New Final Regulations Strengthen HIPAA Privacy and Security Rules

Four years ago, the Health Information Technology for Economic and Clinical Health Act (HITECH Act) introduced major revisions to the Privacy and Security Rules under the Health Insurance Portability and Accountability Act of 1996 (HIPAA). The U.S. Department of Health and Human Services (HHS) is now publishing final regulations implementing the HITECH Act changes, as well as additional changes required under the Genetic Information Nondiscrimination Act of 2008 (GINA).

The extensive omnibus regulations:

  • Expand the scope and impact of the Privacy and Security Rules on business associates. Anyone providing services to a health plan, health care clearinghouse, or health care providers who receives or generates protected health information (PHI) may be subject to these expanded provisions. Previously, most business associates were subject to the Privacy and Security Rules only through a business associate agreement with the covered entity. The HITECH Act extended the application of HIPAA’s enforcement provisions to business associates directly, and it established an independent requirement that business associates implement many of the Security Rule’s administrative safeguards.
  • Impose significant new restrictions on the use of PHI, including new rules governing the use of PHI for marketing and fundraising purposes, and prohibit the sale of PHI without authorization.
  • Revise individual rights to reflect various HITECH Act requirements, such as the right to request electronic copies of an individual’s health information and to restrict disclosures to a health plan regarding treatment when the individual has paid in full for the service or product.
  • Implement new enforcement of the tiered penalty structure established by the HITECH Act. The regulations maintain the structure established in interim final regulations in 2009. Depending on the degree of knowledge that the covered entity had or should have had regarding the violation, penalties for each violation range between $100 (did not know or have reason to know) and $50,000 (willful neglect without correction), with a maximum penalty for a given year of $1,500,000 for any violations of the same requirement or prohibition.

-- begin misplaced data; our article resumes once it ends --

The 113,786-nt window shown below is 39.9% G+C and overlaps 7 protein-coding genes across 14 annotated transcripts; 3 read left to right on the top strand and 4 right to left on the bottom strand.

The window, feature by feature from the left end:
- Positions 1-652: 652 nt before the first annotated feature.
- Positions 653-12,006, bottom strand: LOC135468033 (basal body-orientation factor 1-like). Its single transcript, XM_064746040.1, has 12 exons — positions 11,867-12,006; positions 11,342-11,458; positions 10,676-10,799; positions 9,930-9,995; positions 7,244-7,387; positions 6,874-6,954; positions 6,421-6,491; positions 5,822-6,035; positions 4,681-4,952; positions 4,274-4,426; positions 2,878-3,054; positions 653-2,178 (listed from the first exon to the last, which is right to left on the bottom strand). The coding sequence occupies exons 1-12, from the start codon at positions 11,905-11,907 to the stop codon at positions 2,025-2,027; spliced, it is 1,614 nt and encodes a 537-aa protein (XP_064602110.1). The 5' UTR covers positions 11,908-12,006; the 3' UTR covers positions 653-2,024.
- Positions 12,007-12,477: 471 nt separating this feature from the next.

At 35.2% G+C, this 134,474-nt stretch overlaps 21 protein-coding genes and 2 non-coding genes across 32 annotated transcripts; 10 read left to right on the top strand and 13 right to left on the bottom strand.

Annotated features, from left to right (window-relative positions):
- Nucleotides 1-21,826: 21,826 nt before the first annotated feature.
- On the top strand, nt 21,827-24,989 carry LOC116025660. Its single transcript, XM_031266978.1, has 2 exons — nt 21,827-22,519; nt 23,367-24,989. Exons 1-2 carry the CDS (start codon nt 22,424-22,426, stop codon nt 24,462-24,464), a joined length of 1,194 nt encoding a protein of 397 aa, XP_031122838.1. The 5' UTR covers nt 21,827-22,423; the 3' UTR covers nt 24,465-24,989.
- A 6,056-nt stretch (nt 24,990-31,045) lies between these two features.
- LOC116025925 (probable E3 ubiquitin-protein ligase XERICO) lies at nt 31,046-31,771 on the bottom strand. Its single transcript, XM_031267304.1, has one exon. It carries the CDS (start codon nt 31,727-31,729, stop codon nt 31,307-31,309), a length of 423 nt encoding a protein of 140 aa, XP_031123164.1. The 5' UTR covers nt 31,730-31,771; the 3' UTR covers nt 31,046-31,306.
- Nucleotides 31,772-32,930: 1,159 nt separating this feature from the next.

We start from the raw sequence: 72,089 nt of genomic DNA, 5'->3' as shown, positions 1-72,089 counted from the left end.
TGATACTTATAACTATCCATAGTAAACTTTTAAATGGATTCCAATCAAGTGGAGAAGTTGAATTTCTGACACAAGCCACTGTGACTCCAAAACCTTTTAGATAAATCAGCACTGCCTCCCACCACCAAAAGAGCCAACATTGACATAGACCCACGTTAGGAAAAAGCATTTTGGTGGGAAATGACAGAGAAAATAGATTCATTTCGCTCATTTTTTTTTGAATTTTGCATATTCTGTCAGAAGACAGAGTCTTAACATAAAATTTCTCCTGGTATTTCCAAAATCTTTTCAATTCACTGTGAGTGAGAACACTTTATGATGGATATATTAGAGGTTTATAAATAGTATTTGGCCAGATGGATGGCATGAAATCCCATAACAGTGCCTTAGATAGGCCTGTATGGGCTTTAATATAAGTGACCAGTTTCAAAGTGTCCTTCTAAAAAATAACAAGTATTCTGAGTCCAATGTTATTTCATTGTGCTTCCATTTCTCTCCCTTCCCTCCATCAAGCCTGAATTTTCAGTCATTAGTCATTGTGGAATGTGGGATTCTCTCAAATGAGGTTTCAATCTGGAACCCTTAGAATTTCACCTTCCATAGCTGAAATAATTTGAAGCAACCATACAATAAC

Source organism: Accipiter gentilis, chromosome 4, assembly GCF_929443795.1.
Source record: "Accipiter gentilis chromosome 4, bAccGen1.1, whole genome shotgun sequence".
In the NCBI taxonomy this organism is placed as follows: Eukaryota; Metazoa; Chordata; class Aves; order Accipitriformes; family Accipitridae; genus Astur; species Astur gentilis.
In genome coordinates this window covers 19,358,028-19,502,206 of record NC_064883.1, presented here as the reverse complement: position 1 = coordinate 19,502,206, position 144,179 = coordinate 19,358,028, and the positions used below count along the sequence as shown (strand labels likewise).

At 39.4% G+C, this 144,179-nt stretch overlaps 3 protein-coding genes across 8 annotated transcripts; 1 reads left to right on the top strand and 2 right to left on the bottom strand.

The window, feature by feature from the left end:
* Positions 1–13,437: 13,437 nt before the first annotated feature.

• Redesign the final HITECH Act breach notification rule. A covered entity must engage in a risk assessment and examine (1) the nature and extent of the PHI involved, (2) any unauthorized person who used or received the PHI, (3) whether the PHI was actually acquired or viewed, and (4) whether the risk to the PHI has been reduced or resolved.
  • Include genetic information as in the definition of PHI. The regulations also finalize rules against the use of genetic information for health plan underwriting. The regulations make clear that any health plan covered by the Privacy Rule is subject to this requirement, not just health plans and insurers defined by GINA. Long-term care insurers are excluded by the regulations from this prohibition and may share genetic information for underwriting purposes, but they remain subject to the Privacy Rule.

The final rule is effective March 26, 2013, but provides a 180-day grace period on operational compliance. For existing business associate agreements, the new rule gives most covered entities and business associates an additional year to modify their current contracts to reflect the new regulations. This relief is available to business associate agreements entered into on or before January 25, 2013, the date the regulations are due to be published.

Over the next few weeks we will release a series of blog posts describing these changes in more detail. Please check back for additional information.

Stephen A. Riga is an associate in the Indianapolis office of Ogletree Deakins.


DISCLAIMER: Because of the generality of this update, the information provided herein may not be applicable in all situations and should not be acted upon without specific legal advice based on particular situations.

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